SPARK: SEC Could Decide Hard Close by Year End

August 26, 2004 ( - Federal regulators are most likely to consider imposing a redemption fee for premature mutual fund sales first in their pending menu of industry reforms and the issue of a "hard close" for share trading after that.

>That was the prediction Thursday for the US Securities and Exchange Commission’s (SEC) pending hard close plan from an executive with a prominent industry lobbying group, during an online discussion sponsored by PLANSPONSOR .

Bob Wuelfing, founder and president of the SPARK Institute, the legislative arm of the Society of Professional Administrators and Recordkeepers, pointed out during the hour-long Web session that the SEC Chairman William Donaldson has already vowed to get the matter decided by year-end.

During the session, Wuelfing and Larry Goldbrum, senior vice president and chief risk officer, Wachovia Retirement Services, discussed SPARK’s proposed hard close alternative that would effectively allow, through a system of audit controls put in place at the recordkeeper, allow participant-initiated transactions to be received by the recordkeeper as they are currently (typically up to 4 p.m. ET).  The SEC’s current proposal would require that such transactions be received by each fund company (or their transfer agent) by 4 p.m. ET – a requirement that would require recordkeepers to close their trading windows much earlier, as early as 9 a.m. for participants on the West Coast, by some estimates.  (See  SPARK Institute Submits Hard Close Alternative to SEC ). 

While the SPARK proposal would keep in place the current trading environment from a participant and plan sponsor perspective, however, putting in place the necessary systems upgrades to accomodate the audit trail would likely involve a “low six figure” cost for each provider – and could run as high as seven figures for others, the officials said. More information about the SPARK proposal is at .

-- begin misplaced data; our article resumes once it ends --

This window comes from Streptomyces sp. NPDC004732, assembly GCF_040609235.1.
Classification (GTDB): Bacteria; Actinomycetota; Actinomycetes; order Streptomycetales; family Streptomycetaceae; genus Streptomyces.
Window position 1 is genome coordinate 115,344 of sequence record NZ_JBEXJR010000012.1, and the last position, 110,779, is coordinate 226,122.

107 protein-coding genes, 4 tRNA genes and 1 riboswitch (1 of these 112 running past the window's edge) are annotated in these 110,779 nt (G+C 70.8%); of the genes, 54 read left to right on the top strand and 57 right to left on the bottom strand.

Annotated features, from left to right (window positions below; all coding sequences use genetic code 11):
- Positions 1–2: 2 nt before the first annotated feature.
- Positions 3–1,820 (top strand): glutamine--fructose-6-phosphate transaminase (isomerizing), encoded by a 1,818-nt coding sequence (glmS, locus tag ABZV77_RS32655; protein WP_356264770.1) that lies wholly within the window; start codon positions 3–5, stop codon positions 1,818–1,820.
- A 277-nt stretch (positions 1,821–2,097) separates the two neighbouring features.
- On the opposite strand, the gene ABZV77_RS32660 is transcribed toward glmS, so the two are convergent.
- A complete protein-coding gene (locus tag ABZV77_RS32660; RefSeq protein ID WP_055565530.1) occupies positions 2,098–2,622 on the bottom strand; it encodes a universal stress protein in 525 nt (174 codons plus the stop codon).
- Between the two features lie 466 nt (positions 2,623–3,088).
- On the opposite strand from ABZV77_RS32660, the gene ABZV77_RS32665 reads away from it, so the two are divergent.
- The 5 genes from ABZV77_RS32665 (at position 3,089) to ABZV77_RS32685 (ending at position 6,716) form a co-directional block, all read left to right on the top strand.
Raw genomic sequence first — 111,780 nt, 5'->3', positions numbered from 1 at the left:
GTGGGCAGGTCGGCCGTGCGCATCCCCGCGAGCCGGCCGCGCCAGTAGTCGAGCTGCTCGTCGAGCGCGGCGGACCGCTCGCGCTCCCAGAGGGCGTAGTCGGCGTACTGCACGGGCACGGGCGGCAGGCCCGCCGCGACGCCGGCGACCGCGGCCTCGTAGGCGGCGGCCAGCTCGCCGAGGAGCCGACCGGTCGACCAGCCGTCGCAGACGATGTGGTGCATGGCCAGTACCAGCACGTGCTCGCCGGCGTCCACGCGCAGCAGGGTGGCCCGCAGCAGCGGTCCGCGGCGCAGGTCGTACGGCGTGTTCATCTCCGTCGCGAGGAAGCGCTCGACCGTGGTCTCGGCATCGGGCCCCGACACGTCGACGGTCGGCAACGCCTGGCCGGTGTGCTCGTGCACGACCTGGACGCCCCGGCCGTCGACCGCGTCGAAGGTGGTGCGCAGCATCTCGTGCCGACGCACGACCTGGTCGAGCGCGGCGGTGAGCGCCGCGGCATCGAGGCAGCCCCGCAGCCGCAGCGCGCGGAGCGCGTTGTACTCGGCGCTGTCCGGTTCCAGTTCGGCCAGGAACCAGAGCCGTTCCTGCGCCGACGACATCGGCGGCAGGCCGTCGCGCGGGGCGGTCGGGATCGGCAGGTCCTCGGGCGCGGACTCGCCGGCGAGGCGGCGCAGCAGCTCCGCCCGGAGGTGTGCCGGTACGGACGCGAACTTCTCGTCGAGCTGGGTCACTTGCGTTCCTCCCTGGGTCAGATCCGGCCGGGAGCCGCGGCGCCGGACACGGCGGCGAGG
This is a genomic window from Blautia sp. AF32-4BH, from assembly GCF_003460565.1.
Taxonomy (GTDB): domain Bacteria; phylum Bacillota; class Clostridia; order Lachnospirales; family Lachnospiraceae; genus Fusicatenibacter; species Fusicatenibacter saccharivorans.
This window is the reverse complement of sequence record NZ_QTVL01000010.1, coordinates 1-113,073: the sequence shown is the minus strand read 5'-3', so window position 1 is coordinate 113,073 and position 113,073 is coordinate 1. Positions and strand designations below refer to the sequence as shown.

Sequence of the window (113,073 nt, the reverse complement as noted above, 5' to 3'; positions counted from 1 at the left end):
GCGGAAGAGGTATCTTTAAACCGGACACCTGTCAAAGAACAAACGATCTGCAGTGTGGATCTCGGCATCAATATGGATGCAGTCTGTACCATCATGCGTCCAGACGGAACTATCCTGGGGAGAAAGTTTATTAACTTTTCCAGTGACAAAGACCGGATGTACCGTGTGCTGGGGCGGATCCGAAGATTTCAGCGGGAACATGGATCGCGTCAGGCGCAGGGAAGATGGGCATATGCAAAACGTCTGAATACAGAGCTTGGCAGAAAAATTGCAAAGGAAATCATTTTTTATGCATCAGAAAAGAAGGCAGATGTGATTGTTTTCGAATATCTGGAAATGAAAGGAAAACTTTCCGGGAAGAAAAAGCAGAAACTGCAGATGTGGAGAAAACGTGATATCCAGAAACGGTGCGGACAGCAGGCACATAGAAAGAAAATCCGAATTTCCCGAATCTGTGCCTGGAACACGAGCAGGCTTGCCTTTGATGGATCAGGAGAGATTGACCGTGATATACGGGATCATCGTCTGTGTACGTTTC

“There’s no going back. Now you have to decide which of your alternatives are the most cost effective,” Goldbrum said during the Web discussion. “There will be charges, there will be costs, but the intent from us was to minimize it.”

Wuelfing said even if the SEC finalizes a hard close requirement by year-end 2004, the new rules wouldn’t likely kick in until January 1, 2006. But problems in finding enough vendors, and having enough time to successfully test and implement the requisite audit trails might delay implementation until sometime after that, he said.   Wuelfing said the SEC could also decide to allow the industry to implement SPARK’s recommendations or follow the SEC guidelines.

Plan sponsors shouldn’t look to the election, or the political season, to provide a respite from these proposals.  Wuelfing pointed out that any change in SEC board membership wouldn’t take place immediately after the coming election and that SEC staff members involved in the agency’s fund reform efforts will continue in place despite any potential change in leadership. “These issues will move forward regardless of politics,” he told the online audience.

>Even if the SEC were to turn down the SPARK proposal, Wuelfing vowed to keep up the fight – if only with a change in venue to Capital Hill in order to focus on lobbying members of Congress for legislative action. “Regardless of what happens,” Wuelfing vowed, “we’re not dropping this issue at the end of the year.”

>The SEC’s original hard close announcement is at .